Thursday, March 05, 2009

After the Train; High School vs. Middle School

In 1955 West Germany, Peter is quite happy hanging out with his friends, helping to rebuild a church with his father, and trying to forget the atrocities of the war, which are all too fresh. When he finds letters of his mother's he begins to realize that his parents have kept something from him. He is not only adopted, but is a child that a Jewish woman thrust at his mother before she boarded a train to Dachau, where she faced certain death. While not technically a Holocaust book, this was a fascinating read that discusses how Jews still faced prejudice and obstacles after the war, and is a great depiction of a boy struggling with a difficult and new personal identity.

I would swear I've read Kerry Cohen Hoffman's The Good Girl before. Struggling with her father's unemployment, her parents' divorce and the death of an older brother, Lindsey is tired of always doing the right thing. Her younger sister gets more attention for her misbehavior, and her parents won't discuss her brother. She turns to stealing, which makes her feel better temporarily, but which leads to huge complications in the end. The best part of this book is that there are caring adults in Lindsey's life-- she just chooses not to let them help her until the end. There is at least one gratuitous f-bomb, so be warned.

Looking at the descriptions of these, I should have know they were not suitable:

Dishes by Rich Wallace: Nineteen-year-old Danny spends an eventful summer in Maine, looking for romance, working as a straight dishwasher in a gay bar, and trying to reconnect with his estranged father.
Babylon Boyz by Jess Mowry: Inner-city teenagers find a suitcase full of cocaine and must decide whether to sell it and take the opportunities the money would provide or to destroy it to keep the drug from poisoning their community.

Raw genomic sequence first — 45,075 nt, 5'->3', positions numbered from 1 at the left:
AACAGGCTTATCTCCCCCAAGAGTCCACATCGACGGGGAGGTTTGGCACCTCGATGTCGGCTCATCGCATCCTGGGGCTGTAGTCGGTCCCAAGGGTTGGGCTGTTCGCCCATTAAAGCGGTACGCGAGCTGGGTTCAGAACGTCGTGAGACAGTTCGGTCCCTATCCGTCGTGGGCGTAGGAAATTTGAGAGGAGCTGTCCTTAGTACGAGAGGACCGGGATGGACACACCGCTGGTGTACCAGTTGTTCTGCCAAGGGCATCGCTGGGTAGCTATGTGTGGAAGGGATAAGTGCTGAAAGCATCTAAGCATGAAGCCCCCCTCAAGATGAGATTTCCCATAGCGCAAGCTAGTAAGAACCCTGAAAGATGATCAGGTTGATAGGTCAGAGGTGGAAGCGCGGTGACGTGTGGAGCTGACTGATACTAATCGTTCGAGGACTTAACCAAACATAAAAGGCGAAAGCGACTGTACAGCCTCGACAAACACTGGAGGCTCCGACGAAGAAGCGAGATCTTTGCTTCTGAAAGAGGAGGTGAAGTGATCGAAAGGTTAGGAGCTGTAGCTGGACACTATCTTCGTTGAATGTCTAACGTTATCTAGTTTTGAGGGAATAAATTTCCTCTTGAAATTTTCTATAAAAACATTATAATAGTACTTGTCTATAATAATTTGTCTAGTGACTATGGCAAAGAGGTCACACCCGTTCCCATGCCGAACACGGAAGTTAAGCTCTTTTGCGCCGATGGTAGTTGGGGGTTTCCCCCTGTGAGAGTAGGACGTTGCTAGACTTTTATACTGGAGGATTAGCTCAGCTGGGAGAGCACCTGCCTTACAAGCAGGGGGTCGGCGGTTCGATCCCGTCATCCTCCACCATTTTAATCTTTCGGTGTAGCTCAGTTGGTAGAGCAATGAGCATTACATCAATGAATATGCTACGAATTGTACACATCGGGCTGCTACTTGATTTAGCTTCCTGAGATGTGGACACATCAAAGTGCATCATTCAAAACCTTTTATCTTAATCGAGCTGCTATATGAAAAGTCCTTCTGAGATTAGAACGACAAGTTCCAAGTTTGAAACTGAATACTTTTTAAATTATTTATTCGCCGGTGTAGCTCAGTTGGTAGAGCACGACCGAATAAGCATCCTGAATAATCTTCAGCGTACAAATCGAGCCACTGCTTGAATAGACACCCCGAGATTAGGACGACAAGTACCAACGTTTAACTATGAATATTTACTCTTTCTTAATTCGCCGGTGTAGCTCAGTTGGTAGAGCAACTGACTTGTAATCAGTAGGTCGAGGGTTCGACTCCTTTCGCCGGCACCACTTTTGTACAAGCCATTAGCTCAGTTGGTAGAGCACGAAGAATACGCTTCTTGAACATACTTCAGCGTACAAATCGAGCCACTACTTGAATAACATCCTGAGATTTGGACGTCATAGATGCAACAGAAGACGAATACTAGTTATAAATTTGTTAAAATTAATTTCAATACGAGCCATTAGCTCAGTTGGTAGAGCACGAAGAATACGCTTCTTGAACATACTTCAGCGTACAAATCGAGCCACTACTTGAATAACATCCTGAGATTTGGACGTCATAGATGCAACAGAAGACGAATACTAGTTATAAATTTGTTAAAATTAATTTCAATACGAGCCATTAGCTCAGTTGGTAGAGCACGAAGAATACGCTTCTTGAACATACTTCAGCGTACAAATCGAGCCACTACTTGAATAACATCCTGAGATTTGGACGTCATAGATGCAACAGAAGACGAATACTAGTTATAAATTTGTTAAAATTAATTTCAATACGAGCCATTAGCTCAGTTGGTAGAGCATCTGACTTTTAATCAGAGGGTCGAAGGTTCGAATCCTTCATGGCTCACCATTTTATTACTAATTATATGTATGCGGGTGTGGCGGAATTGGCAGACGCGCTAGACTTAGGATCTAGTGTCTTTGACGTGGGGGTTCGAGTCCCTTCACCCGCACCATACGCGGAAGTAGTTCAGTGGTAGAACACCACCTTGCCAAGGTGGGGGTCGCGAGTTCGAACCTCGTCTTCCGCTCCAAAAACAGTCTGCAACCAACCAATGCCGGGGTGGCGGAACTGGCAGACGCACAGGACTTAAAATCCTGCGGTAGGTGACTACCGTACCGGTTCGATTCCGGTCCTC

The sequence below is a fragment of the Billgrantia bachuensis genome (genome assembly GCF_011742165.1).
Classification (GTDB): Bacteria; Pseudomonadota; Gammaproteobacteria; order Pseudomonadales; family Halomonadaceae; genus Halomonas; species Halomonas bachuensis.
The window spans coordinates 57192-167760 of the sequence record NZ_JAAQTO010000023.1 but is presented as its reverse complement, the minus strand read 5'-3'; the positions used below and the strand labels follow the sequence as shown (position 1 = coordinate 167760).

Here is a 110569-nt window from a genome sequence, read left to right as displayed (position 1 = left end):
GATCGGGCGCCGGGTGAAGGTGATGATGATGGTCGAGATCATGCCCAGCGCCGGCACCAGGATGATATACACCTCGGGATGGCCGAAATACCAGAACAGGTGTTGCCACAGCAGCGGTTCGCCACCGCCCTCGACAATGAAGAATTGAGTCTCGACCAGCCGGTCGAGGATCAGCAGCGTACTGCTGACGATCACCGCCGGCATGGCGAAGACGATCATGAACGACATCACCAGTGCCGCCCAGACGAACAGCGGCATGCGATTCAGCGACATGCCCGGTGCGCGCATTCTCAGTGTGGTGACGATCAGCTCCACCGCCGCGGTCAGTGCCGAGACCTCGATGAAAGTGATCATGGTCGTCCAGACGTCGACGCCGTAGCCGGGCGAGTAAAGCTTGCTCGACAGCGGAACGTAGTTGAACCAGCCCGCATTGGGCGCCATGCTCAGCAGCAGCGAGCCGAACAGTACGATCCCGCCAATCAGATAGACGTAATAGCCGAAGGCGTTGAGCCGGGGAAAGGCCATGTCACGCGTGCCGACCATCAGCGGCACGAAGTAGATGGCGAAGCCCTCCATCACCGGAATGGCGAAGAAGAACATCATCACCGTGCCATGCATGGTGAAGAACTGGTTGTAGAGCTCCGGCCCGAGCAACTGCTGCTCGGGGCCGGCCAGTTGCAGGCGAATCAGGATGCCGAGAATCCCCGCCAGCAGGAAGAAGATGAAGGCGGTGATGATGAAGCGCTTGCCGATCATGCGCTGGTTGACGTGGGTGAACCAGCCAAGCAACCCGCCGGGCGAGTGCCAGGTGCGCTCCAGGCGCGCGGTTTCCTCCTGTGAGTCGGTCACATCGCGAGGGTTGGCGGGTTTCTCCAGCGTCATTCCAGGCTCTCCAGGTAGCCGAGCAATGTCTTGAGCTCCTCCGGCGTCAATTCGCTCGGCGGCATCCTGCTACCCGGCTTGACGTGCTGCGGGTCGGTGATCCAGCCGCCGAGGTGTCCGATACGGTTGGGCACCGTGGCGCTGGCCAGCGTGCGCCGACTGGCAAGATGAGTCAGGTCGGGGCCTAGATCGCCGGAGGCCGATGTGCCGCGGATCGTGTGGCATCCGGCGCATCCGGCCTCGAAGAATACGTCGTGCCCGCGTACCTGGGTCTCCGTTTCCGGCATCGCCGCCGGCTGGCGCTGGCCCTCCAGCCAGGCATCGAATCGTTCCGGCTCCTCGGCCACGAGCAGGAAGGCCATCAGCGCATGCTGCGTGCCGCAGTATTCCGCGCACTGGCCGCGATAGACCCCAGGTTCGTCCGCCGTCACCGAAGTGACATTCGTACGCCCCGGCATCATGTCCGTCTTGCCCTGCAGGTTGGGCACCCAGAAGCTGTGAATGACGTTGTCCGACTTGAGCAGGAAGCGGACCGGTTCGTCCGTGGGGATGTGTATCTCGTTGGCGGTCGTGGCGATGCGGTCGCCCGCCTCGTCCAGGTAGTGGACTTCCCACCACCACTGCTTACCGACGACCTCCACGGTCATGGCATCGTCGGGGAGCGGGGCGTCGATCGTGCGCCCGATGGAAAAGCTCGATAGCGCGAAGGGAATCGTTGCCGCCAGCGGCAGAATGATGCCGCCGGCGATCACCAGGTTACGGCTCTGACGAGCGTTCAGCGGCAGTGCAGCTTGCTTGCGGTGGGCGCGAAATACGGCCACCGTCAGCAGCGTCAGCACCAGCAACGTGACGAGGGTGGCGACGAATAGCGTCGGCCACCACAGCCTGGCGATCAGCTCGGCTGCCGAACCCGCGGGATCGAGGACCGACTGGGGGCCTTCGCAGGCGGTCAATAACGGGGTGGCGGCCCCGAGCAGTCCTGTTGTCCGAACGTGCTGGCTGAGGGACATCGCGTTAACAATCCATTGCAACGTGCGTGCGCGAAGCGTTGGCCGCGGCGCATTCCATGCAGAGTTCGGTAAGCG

Both of these are fine stories. I like Wallace, and Mowry has a nice style. However, I would place these both at a high school level because of lots of mild expletives, casual drinking, and general name calling and other uncontrolled behavior. In short: I just don't want to hand these to my students as recommendations. For high school, they would be fine.
A note on weeding: I haven't weeded biographies for ten years, and since no one has used them recently, I thought it would be good to tighten the collection up. The winner: a 1992 biography of Michael Landon that had never been checked out. There were also some very dusty pre-1960s stories of Daniel Boone and some other generally odd and unused titles. A teacher complained about their removal, stating that "all the books in the library were starting to look the same". Yes. They are. Bright, new and APPEALING. As much as I might like to read moldy oldies, there are some of these that no child will ever touch. It's hard to do, and teachers complaining really doesn't help!

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